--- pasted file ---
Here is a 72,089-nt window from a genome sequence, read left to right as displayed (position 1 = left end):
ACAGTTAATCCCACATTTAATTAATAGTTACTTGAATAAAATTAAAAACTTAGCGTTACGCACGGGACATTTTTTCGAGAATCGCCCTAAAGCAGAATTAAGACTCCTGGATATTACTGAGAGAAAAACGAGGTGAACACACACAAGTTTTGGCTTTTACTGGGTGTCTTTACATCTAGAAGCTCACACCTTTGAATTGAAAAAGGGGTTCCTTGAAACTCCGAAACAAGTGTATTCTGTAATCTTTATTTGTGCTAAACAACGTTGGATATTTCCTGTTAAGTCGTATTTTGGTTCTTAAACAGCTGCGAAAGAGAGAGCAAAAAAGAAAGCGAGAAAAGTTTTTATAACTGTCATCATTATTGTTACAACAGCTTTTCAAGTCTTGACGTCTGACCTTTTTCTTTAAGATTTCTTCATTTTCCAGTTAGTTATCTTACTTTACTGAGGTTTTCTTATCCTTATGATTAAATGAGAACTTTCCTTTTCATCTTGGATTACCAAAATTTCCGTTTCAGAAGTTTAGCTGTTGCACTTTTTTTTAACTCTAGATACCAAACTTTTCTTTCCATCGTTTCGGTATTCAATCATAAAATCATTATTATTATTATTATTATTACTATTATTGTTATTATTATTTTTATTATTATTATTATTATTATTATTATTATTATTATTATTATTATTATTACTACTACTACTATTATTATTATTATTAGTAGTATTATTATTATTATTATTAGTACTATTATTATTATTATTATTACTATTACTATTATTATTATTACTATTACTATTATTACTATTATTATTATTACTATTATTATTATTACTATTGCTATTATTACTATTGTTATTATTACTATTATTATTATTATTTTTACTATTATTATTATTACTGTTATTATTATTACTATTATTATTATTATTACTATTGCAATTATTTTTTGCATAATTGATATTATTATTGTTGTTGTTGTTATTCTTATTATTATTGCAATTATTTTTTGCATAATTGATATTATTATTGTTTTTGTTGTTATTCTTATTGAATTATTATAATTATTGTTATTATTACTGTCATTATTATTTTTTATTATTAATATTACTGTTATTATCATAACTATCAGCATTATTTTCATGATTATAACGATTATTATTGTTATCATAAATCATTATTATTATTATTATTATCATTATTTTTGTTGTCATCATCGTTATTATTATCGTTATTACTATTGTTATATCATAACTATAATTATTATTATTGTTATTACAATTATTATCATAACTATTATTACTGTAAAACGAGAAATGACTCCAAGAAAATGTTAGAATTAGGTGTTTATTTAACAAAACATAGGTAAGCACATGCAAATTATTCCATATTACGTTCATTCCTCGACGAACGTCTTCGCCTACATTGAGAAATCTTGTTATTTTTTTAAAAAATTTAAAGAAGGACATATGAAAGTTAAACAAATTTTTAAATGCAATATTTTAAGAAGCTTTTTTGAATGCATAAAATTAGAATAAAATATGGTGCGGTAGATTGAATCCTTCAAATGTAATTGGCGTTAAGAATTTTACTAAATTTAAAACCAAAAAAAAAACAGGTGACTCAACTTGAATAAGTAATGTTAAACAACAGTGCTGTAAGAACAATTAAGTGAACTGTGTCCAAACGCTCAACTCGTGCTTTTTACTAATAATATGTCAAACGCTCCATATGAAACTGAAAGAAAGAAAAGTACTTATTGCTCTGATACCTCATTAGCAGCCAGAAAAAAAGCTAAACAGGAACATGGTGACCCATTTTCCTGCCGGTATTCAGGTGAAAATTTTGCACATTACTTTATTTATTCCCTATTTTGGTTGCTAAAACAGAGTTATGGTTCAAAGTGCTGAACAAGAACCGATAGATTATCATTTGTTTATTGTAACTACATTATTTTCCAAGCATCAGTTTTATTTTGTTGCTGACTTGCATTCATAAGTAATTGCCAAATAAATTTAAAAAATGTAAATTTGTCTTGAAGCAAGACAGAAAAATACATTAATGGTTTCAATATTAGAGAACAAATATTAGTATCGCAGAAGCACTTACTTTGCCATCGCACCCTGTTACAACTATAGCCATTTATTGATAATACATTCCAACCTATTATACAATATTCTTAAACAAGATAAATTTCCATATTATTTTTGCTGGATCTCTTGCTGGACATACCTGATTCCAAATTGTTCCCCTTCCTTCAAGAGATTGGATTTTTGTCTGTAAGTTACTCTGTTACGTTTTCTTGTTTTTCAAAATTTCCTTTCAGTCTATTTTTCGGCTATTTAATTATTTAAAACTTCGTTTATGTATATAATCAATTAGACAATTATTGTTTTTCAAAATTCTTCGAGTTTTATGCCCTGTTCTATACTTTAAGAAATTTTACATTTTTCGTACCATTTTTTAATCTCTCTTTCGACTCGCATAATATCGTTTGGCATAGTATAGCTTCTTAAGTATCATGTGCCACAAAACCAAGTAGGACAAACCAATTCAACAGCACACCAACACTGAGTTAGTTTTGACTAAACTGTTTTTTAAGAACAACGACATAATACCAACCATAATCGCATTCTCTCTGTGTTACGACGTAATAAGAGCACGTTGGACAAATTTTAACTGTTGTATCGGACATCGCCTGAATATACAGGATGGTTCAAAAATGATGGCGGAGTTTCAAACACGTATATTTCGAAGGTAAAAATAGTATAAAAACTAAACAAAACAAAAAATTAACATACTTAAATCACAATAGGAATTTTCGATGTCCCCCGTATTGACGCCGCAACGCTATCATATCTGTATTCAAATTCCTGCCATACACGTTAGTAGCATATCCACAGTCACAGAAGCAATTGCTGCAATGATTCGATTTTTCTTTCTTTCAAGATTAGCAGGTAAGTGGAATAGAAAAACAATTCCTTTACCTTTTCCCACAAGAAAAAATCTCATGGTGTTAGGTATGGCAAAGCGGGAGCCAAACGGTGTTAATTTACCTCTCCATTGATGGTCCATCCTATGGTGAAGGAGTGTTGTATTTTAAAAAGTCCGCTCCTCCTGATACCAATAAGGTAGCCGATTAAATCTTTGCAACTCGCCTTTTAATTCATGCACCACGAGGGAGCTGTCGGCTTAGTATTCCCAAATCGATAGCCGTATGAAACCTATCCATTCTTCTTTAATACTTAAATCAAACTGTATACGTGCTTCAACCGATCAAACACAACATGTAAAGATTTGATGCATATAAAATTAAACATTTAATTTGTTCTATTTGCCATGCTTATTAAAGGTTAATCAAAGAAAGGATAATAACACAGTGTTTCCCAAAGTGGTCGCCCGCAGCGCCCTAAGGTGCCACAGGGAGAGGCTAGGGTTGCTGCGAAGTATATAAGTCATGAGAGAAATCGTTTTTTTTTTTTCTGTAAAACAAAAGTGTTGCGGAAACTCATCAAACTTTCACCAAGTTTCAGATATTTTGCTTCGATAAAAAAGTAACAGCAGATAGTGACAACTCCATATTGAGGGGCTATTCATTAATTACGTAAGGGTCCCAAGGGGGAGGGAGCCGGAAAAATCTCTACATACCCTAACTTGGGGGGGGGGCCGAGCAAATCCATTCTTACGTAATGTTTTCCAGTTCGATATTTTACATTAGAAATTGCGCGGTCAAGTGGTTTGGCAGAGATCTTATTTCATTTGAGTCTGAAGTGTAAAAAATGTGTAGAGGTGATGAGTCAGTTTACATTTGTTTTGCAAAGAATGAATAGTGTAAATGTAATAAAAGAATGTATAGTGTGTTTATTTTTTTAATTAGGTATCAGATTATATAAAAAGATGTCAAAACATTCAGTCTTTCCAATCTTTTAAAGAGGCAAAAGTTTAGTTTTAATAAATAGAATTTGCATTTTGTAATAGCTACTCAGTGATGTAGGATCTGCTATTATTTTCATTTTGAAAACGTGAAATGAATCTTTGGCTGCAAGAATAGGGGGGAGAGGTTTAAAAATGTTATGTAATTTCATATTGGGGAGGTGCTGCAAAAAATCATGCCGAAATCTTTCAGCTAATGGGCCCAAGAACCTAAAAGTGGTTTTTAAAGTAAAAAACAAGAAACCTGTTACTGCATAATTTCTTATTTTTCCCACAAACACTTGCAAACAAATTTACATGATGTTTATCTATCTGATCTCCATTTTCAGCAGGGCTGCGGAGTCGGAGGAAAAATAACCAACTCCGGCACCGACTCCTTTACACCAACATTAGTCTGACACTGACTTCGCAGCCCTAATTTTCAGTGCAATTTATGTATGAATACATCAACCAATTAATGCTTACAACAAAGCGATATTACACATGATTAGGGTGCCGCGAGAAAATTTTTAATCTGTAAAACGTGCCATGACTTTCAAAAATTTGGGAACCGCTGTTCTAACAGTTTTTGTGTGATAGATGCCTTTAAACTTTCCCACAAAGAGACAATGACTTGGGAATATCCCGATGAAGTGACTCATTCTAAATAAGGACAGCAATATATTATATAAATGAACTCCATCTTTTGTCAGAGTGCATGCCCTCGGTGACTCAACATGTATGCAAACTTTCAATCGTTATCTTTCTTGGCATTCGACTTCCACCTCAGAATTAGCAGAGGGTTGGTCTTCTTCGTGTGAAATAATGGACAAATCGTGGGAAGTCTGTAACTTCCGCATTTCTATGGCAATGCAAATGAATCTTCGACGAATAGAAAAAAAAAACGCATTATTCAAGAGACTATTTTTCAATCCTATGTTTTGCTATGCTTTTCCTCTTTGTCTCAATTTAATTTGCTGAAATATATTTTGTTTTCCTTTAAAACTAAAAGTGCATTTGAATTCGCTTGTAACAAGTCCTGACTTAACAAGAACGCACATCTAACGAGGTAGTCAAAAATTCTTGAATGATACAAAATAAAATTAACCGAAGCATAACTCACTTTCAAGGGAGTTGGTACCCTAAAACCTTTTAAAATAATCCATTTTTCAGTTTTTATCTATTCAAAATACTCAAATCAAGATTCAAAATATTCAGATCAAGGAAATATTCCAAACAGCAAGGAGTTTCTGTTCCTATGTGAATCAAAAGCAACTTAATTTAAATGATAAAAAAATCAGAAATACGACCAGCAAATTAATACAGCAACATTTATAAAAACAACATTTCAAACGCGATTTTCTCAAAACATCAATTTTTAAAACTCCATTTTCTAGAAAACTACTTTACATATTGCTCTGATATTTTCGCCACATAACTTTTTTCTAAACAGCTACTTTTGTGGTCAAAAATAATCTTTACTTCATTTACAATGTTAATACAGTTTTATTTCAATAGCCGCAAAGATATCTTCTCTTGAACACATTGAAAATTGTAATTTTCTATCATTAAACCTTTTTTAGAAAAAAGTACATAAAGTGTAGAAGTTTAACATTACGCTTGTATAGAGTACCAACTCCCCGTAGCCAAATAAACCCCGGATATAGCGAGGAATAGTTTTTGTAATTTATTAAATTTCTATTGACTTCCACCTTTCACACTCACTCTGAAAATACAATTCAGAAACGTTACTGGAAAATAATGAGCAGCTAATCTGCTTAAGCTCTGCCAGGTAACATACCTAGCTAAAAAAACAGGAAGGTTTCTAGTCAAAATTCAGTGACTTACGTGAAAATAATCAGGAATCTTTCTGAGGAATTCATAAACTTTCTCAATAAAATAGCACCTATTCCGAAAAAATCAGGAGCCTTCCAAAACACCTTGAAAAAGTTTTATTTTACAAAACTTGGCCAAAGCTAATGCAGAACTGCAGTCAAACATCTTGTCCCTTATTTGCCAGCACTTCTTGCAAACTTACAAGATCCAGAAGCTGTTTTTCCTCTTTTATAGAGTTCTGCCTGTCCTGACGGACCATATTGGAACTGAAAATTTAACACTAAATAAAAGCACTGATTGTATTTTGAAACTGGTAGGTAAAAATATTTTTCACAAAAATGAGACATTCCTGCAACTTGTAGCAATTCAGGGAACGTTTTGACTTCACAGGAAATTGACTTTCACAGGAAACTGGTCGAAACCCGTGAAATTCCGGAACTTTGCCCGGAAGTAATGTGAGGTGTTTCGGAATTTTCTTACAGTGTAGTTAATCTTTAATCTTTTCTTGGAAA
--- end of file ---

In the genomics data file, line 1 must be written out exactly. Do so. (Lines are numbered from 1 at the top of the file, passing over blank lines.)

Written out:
Here is a 72,089-nt window from a genome sequence, read left to right as displayed (position 1 = left end):